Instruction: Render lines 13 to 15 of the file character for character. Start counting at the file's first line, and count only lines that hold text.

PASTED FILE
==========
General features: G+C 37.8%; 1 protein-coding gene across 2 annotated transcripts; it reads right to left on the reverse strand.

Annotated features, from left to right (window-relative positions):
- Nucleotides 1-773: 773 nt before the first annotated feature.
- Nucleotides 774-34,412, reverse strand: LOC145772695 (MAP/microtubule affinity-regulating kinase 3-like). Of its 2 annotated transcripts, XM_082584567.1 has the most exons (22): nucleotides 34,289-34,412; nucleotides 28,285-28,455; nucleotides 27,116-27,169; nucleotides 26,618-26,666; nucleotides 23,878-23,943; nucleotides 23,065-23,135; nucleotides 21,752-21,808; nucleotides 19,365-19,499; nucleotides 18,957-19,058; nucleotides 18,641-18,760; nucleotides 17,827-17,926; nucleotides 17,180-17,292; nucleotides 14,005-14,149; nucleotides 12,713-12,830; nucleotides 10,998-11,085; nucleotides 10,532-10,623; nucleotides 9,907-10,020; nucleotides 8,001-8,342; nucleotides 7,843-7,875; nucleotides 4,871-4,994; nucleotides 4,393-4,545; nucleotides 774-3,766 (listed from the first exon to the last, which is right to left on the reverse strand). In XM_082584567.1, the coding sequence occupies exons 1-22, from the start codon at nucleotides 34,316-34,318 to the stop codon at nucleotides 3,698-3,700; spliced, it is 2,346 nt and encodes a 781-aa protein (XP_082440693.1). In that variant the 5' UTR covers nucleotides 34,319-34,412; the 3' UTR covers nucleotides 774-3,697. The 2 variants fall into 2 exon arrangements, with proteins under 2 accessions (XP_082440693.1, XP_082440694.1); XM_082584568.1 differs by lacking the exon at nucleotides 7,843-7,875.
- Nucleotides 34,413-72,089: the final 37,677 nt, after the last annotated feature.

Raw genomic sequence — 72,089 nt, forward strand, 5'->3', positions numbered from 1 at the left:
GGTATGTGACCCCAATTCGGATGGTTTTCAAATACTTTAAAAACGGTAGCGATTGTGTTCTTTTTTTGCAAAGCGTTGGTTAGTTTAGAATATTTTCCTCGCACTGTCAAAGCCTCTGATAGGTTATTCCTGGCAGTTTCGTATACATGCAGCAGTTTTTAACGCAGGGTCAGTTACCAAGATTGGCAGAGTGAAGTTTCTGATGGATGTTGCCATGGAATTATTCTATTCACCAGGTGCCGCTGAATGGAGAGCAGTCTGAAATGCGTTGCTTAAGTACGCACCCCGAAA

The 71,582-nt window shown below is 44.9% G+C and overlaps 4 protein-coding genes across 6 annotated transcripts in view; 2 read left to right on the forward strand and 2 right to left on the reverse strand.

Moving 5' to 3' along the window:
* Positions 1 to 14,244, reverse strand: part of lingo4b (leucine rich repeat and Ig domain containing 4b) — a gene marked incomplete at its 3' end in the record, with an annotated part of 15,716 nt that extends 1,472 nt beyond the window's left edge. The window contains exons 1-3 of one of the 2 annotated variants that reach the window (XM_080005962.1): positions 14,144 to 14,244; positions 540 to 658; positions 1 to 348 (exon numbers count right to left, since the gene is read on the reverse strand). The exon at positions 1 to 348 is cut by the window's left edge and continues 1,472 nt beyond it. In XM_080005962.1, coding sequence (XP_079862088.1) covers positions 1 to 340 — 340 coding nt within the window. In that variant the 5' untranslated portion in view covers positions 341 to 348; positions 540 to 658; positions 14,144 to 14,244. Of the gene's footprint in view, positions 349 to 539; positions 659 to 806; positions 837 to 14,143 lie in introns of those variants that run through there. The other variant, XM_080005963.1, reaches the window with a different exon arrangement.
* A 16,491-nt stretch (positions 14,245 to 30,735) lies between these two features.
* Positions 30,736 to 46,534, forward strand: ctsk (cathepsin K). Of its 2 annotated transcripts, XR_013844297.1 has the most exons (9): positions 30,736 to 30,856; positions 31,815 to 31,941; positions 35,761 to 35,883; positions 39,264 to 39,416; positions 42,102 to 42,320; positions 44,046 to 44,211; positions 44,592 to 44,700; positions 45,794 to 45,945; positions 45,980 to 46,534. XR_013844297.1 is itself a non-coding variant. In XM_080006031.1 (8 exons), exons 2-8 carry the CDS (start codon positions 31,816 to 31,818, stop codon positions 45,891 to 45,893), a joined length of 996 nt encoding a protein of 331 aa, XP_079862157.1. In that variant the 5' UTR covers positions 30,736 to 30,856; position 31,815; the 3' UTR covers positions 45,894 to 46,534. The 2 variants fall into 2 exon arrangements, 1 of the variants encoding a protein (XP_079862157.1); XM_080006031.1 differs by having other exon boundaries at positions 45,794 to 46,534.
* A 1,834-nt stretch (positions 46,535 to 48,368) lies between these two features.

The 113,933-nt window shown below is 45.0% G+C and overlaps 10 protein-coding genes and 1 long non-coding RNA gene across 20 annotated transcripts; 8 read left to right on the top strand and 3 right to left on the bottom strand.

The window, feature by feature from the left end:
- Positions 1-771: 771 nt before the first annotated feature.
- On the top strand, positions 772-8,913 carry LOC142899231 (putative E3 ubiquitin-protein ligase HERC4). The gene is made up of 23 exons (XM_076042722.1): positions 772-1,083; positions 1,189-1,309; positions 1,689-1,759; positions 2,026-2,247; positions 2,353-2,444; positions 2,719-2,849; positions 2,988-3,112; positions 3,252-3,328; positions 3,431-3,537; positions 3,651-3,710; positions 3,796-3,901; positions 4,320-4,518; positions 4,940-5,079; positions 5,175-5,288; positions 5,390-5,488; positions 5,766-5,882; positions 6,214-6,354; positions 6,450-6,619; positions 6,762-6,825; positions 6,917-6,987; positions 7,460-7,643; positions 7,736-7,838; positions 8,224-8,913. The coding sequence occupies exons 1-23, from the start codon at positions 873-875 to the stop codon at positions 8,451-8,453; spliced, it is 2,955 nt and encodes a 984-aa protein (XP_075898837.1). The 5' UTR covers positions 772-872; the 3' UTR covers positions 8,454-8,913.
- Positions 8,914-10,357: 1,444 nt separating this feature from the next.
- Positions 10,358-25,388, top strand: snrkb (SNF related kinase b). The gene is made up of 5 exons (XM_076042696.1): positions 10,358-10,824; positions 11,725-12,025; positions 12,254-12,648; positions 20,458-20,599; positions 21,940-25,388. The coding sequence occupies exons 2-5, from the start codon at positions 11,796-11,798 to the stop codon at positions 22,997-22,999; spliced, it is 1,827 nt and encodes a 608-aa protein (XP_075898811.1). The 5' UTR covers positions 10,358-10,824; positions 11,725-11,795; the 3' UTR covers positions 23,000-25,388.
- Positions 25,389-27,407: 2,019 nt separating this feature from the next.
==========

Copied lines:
* A 1,834-nt stretch (positions 46,535 to 48,368) lies between these two features.

The 113,933-nt window shown below is 45.0% G+C and overlaps 10 protein-coding genes and 1 long non-coding RNA gene across 20 annotated transcripts; 8 read left to right on the top strand and 3 right to left on the bottom strand.

The window, feature by feature from the left end: